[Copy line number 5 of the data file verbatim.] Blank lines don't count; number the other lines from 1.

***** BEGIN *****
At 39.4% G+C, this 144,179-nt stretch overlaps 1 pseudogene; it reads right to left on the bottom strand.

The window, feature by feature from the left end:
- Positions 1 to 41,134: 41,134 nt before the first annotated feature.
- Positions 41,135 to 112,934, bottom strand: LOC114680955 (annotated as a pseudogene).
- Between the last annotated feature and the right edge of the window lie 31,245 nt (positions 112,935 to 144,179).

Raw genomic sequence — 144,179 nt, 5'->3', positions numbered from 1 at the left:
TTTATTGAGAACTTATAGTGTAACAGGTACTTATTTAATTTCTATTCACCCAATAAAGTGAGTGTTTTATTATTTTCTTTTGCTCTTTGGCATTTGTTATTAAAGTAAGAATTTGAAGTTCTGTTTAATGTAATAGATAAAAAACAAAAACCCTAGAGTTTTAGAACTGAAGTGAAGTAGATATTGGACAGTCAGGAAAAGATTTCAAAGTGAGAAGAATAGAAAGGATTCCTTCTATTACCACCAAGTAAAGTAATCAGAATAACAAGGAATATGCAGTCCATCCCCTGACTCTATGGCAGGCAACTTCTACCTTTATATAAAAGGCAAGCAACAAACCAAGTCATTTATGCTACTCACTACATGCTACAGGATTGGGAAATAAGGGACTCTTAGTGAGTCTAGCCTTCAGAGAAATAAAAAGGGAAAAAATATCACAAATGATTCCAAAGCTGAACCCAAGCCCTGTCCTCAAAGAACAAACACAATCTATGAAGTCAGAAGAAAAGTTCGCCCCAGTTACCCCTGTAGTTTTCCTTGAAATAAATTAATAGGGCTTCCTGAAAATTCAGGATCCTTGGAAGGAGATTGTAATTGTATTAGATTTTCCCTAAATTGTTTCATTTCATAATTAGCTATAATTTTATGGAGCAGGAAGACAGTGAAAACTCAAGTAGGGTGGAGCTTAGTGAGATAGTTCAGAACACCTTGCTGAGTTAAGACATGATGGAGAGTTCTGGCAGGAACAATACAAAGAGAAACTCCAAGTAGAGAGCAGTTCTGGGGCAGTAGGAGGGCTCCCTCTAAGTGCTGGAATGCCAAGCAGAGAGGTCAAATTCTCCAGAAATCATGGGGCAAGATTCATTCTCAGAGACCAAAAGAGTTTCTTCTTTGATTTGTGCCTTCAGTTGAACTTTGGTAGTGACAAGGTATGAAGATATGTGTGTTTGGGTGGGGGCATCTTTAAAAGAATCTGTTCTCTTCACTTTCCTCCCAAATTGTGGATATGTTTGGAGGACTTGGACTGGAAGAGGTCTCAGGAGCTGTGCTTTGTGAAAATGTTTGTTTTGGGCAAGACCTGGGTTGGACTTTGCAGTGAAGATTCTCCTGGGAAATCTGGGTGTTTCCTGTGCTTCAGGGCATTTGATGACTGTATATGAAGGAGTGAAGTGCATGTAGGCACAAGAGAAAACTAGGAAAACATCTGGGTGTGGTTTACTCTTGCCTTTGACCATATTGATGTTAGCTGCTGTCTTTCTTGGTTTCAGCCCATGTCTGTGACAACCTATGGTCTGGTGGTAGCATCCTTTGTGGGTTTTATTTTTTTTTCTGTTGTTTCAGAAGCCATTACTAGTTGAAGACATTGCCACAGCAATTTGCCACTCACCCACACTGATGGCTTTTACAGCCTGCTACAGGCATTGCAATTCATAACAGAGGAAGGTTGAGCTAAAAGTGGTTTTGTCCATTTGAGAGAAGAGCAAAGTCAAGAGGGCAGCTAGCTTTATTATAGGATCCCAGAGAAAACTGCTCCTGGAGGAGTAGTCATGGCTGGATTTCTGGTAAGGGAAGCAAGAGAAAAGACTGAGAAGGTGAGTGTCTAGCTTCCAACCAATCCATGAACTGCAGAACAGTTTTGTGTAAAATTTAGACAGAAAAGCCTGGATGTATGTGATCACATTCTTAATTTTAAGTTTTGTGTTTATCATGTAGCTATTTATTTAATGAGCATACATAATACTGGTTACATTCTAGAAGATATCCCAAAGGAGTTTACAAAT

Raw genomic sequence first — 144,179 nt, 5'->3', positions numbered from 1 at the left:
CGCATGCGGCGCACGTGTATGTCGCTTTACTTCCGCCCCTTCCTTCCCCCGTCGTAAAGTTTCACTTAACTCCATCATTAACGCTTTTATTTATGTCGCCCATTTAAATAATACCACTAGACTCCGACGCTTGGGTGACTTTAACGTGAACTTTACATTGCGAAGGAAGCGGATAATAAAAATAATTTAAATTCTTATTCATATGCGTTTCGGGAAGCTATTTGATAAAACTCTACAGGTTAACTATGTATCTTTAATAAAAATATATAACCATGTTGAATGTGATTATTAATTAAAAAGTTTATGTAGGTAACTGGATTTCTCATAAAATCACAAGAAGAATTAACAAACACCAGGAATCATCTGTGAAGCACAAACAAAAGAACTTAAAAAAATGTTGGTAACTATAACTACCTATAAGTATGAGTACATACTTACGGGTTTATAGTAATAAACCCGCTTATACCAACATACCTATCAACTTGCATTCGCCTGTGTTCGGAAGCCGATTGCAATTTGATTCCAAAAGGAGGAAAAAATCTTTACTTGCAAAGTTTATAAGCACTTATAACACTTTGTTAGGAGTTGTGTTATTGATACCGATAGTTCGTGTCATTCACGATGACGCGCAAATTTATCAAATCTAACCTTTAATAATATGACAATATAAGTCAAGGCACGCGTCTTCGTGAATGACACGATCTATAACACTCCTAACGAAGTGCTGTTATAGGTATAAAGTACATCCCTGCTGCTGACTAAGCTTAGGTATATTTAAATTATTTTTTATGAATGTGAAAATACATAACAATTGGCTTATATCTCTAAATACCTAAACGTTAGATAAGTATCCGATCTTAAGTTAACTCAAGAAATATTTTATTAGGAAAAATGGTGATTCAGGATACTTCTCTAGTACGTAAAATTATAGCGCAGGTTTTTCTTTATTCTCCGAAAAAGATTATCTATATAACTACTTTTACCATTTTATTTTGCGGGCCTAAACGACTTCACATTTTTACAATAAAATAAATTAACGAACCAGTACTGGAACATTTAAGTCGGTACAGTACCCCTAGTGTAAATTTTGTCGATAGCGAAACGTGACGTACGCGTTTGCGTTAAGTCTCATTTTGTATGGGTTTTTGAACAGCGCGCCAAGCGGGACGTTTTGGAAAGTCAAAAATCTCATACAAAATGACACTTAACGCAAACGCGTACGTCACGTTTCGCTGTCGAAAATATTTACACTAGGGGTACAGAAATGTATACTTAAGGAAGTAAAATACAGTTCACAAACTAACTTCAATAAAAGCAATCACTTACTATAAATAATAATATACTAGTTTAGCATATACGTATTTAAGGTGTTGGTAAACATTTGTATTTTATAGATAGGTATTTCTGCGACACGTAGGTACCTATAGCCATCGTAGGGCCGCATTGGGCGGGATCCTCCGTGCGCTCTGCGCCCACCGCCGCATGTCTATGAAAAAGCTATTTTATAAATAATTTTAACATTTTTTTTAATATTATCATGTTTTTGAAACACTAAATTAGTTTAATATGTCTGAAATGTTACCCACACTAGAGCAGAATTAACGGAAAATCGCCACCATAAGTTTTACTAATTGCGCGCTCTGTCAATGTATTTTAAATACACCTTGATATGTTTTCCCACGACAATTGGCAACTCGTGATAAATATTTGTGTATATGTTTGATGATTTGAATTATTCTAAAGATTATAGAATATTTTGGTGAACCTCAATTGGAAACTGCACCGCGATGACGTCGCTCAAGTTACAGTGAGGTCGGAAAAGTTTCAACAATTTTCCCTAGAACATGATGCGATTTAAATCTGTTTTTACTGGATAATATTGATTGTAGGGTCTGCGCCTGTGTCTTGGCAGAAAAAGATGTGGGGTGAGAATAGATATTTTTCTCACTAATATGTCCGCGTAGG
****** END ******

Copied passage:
- Between the last annotated feature and the right edge of the window lie 31,245 nt (positions 112,935 to 144,179).